Police launch proceedings at National Opera Estonia

Loora-Elisabet Lomp
AIvar Mäe.
AIvar Mäe. Photo: Dmitri Kotjuh / Järva Teataja

The police have launched misdemeanor proceedings based on the Penal Code section on sexual harassment to identify the course of events and episodes in regard to allegations of inappropriate behavior toward female employees by National Opera Estonia Director Aivar Mäe.

“On June 26, we launched proceedings based on the section of the Penal Code on sexual harassment to determine the precise course of events and episodes and to verify potential workplace harassment,” said Jelena Mirošnitšenko, head of the prevention and proceedings service of the Tallinn City Center Police Department.

“We thank everyone who has turned to the police and urge people with information on possible harassment to contact the police at their earliest convenience,” she said.

Mirošnitšenko said last Thursday that no one had brought relevant information to the police’s attention when the Eesti Ekspress article was published. “We understand that these are emotionally very difficult ordeals, but we encourage everyone who feels they have been mistreated to contact the police,” she added.

“Women are sometimes afraid to take such cases to the police as they believe their name will be disclosed. The police do not reveal the identities of people who contact us. We want to help the women who talk about their experiences of possible workplace harassment in the newspaper article,” Mirošnitšenko said last week. “We ask everyone who has been involved in the episodes described in the article and everyone who has witnessed them to contact the police as soon as possible.”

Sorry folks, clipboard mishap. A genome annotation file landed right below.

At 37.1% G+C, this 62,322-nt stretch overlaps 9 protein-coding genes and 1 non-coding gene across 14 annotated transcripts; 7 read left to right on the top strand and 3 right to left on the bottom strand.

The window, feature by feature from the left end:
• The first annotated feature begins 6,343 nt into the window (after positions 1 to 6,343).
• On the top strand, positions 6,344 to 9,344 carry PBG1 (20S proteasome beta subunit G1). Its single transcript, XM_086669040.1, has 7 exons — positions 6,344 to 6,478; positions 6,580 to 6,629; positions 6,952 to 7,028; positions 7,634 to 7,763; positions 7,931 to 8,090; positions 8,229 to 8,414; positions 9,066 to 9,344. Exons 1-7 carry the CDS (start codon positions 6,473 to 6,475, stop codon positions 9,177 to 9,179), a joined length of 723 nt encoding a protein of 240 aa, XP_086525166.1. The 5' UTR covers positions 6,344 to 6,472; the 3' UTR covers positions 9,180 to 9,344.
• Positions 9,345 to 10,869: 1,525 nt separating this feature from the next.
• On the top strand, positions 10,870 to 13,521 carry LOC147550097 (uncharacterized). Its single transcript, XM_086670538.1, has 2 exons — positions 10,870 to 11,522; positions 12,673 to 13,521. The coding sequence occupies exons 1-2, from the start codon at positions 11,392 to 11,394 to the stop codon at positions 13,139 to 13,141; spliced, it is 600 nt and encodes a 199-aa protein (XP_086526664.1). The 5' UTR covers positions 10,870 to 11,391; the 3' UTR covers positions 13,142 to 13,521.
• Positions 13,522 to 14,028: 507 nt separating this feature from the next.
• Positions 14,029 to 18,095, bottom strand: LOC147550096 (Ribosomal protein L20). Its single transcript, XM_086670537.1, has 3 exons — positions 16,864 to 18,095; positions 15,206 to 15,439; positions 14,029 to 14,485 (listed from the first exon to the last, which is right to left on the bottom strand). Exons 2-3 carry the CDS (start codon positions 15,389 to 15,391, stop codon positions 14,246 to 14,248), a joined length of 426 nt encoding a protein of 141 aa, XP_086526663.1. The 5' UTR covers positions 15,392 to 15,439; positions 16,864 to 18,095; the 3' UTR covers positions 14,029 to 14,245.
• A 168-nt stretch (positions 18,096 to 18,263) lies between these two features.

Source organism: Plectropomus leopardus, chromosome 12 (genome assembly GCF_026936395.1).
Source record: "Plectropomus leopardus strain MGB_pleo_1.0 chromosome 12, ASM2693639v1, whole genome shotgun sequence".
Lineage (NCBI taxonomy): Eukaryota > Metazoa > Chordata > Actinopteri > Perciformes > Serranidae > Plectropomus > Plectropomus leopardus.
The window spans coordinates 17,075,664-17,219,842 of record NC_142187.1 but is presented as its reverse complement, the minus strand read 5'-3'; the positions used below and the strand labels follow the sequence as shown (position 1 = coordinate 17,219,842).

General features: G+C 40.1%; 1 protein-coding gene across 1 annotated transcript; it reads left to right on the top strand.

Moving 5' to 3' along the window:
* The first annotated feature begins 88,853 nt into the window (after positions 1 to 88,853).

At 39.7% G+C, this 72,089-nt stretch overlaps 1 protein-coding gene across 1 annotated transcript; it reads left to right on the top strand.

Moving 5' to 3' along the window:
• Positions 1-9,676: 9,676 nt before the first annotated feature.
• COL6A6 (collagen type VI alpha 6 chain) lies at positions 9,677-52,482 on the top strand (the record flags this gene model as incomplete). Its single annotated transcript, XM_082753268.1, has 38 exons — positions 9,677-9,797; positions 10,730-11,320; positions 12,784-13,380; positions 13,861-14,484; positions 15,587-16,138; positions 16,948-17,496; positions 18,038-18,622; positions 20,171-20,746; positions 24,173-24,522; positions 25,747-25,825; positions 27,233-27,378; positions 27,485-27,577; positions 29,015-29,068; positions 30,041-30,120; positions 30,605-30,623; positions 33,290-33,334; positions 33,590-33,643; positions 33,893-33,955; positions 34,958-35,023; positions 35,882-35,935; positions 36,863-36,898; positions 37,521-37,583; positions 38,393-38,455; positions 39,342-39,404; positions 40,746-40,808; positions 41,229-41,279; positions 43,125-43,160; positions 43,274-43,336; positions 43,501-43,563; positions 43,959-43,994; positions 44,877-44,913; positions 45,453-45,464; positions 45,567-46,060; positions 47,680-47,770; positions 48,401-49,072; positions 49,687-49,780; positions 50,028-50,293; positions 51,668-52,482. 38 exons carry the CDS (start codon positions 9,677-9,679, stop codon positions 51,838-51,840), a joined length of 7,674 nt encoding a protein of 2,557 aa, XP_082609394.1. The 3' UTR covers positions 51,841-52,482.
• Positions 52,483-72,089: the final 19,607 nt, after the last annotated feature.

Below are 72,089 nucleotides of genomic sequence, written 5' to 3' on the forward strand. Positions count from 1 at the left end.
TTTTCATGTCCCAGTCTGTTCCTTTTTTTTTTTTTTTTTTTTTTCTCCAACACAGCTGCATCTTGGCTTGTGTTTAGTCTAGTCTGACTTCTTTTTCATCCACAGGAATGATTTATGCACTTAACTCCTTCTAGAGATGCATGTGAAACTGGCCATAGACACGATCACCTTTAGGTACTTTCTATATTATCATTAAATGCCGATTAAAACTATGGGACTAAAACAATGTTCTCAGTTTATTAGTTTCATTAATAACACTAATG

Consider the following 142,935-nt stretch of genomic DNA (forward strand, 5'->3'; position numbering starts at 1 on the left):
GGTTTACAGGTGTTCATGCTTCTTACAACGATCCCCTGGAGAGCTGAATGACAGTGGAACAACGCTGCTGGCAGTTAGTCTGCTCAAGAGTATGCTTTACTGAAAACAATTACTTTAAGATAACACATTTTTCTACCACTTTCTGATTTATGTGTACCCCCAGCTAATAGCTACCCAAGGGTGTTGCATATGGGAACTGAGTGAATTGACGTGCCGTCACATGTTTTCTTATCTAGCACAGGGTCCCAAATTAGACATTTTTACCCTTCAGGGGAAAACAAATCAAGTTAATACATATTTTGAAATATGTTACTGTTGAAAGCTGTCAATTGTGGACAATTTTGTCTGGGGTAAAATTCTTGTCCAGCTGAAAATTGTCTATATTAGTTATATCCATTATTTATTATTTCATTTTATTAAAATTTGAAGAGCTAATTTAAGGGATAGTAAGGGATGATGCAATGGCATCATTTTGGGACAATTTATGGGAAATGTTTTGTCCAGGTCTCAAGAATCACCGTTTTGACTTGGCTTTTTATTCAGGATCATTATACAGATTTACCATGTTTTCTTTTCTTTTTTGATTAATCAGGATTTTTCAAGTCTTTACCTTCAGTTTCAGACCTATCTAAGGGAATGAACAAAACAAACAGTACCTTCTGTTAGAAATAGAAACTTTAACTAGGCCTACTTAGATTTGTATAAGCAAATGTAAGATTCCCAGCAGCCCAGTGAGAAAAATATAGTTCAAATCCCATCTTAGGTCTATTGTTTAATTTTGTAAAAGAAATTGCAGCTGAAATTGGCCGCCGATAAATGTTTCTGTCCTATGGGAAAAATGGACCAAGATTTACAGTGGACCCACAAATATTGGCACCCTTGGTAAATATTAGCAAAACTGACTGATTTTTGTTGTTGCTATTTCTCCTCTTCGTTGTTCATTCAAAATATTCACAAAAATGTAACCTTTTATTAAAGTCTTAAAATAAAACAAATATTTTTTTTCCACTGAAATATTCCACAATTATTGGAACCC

Eesti Ekspress wrote on June 22 that Director of National Opera Estonia Aivar Mäe has spent years degrading and harassing female colleagues. Mäe initially denied accusations and described them as malicious but released a public apology later.

Aivar Mäe has promised to consult with his lawyer and take steps accordingly.

The supervisory board of the theater convened last week and decided not to release Mäe from office and to return to the matter after his vacation. “He admitted having said some of the things the article mentions, while he denied having done the things he is accused of, which is something we have no way of verifying,” Estonia supervisory board chairman Arne Mikk said.

Aivar Mäe has served as director since 2009.